MONDAY, JANUARY 25, 2010 | 9
NEWS | THE DAILY NORTHWESTERN
Census approach in Big Ten towns reviewed city managers, page 1 cause Pell Grant monies could go up,â€? Bobkiewicz said. But universities have yet to find the most effective ways to count their student bodies. Methods change from campus to campus since some universities need to accommodate larger student bodies. Bobkiewicz said the meeting was especially beneficial for cities such as Ann Arbor, Mich., which must count more than 40,000 students at Michigan. NU administrators have talked about placing official census containers around campus where students can drop off their completed forms. â€œOther campuses around the Big Ten didnâ€™t even know those containers existed,â€? Bobkiewicz said. â€œIt was really good to get
that information sharing because every campus is getting a kind of different experience with the Census Bureau.â€? The idea of a campus-wide competition between students to motivate them to fill out the census is still being refined, but no plans can be finalized until NU receives student input, said Lucile Krasnow, special assistant for community relations at NU. â€œI canâ€™t even name (the competition) yet because we want students to designate what would be a great competition or a great prize,â€? Krasnow said. Bobkiewicz said the meeting gave Evanston an opportunity to incorporate new ideas into its census-collecting plans. â€œWe could take the best practices from what other communities are doing,â€? Bobkiewicz said. â€œIt was good from our perspective to hear what other people are doing with the census staff (to count stu-
Schapiro: NU-Q should be part of student life
It was good from our perspective to hear what other people are doing with the census staff.
Wally Bobkiewicz, Evanston City Manager
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dents).â€? Campus officials will begin to put their plans into action soon, with the April 1 Census Day approach, Bobkiewicz said. The other city managers could not be reached for comment. â€œEvery community brought different things away from the meeting,â€? Bobkiewicz said. â€œWeâ€™re now going to go back to the census officials weâ€™ve been working with to figure out the best way for us to count students on campus.â€?
daily balance that the citizens have on the street below the structure. â€œIt looks whimsical to me,â€? he said. Cory says he has not heard any complaints about the design since the projectâ€™s installation. â€œCertainly, there are some people who are critical or questioning,â€? he said. â€œBut if you count the number of negative and positive comments, they do balance out.â€? Barbara Goldsmith, co-curator at Noyes Cultural Arts Center, said she likes von der Goltzâ€™s pieces and wishes Evanston had more public artwork. Public input, she says, will make this possible. â€œIf more people are involved in the process of choosing the art, that would really help,â€? she said.
Schapiro visited Qatar last month. â€œI just have tremendous admiration for this incredibly creative idea to create Education City,â€? he said. â€œItâ€™s just mind-boggling, the expanse and just the whole vision of what theyâ€™re doing there.â€? Quarter-long exchanges of students and faculty between the two campuses would be â€œfantastic,â€? Schapiro told THE DAILY on Jan. 15. When formal academic changes eventually take place, the similarity in curricula will allow students from one campus to profitably spend time at the other, said Margolis, who added that NU-Q is on the semester system rather than the quarter system. Richard Roth, senior associate dean of NU-Q Medill, said the journalism classes in Qatar are modeled after those on Evanstonâ€™s campus. â€œItâ€™s really the same curriculum, just packaged differently,â€? he said. Medill senior Elizabeth Weingarten is the second NU student to spend her journalism residency in Qatar. â€œMy first impression is that itâ€™s such a rich culture,â€? said Weingarten, who is currently in Doha. â€œThereâ€™s so many things to explore here.â€? Schapiro said he looks forward to a time when studying in Doha is part of an NU studentâ€™s experience. â€œIt gives us a foothold there in this incredible, interesting part of the world,â€? Schapiro said. â€œBut itâ€™s a startup â€Ś thereâ€™s a lot of work that needs to be done.â€?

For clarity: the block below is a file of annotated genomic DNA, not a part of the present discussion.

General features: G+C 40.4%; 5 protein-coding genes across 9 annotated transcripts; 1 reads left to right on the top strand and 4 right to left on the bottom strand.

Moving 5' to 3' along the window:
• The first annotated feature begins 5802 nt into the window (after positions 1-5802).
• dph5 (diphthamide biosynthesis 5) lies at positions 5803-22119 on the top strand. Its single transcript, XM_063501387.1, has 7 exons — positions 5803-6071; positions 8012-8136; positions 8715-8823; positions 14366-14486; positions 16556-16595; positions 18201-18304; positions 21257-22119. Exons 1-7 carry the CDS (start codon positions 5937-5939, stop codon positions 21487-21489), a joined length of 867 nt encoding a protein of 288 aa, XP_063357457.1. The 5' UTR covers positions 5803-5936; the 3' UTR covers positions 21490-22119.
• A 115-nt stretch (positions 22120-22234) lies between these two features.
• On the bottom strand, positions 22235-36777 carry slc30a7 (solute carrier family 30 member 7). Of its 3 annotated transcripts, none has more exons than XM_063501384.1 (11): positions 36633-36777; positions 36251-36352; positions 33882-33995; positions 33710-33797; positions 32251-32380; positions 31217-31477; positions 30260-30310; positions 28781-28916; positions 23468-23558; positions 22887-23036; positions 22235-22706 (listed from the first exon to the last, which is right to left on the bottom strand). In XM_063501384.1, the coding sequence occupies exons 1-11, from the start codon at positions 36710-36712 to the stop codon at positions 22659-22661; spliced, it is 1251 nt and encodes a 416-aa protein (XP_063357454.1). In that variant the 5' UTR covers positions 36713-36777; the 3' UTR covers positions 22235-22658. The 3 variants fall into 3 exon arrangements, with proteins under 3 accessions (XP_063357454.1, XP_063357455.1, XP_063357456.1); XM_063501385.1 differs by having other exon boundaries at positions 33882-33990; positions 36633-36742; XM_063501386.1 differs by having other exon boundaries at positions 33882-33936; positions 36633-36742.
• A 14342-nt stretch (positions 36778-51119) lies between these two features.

New public art represents localsâ€™ daily balance public Art, page 1 falls as residents drive by. The project was completed in mid-December, but a dedication date has not yet been announced. Earlier in 2009, a mural featuring painting and mosaic techniques was installed on Main Street, and the 1993 painting, â€œWall of Struggle and Dreams,â€? was repaired in south Evanston. The next public arts project will be completed in conjunction with the Evanston Public Library. A poetry competition will take place, and the five winning poems will be imprinted on the entrance ramp to the library. All Evanston residents, including students, are invited to submit poetry. The money for the Maple Avenue Ga-
rage project is part of the Capital Improvement Plan budget, Cory said. The Percent for Art program allocates up to 1 percent of the budget for new municipal construction projects of more than $1 million to public art. Money was set aside for public art when the Maple garage was built in 2000, Cory said. The sculptureâ€™s design raised concerns over the summer from residents who thought the design was suggestive of suicide. â€œHaving people raise that point, I can see where theyâ€™re coming from,â€? said Joshua Barney, chair of Evanston Public Art Committee. â€œBut one result of all public art is that it encourages community dialogue and raises a multitude of issues. This piece does that.â€? But the real concept of the piece, Barney said, points to the importance of the
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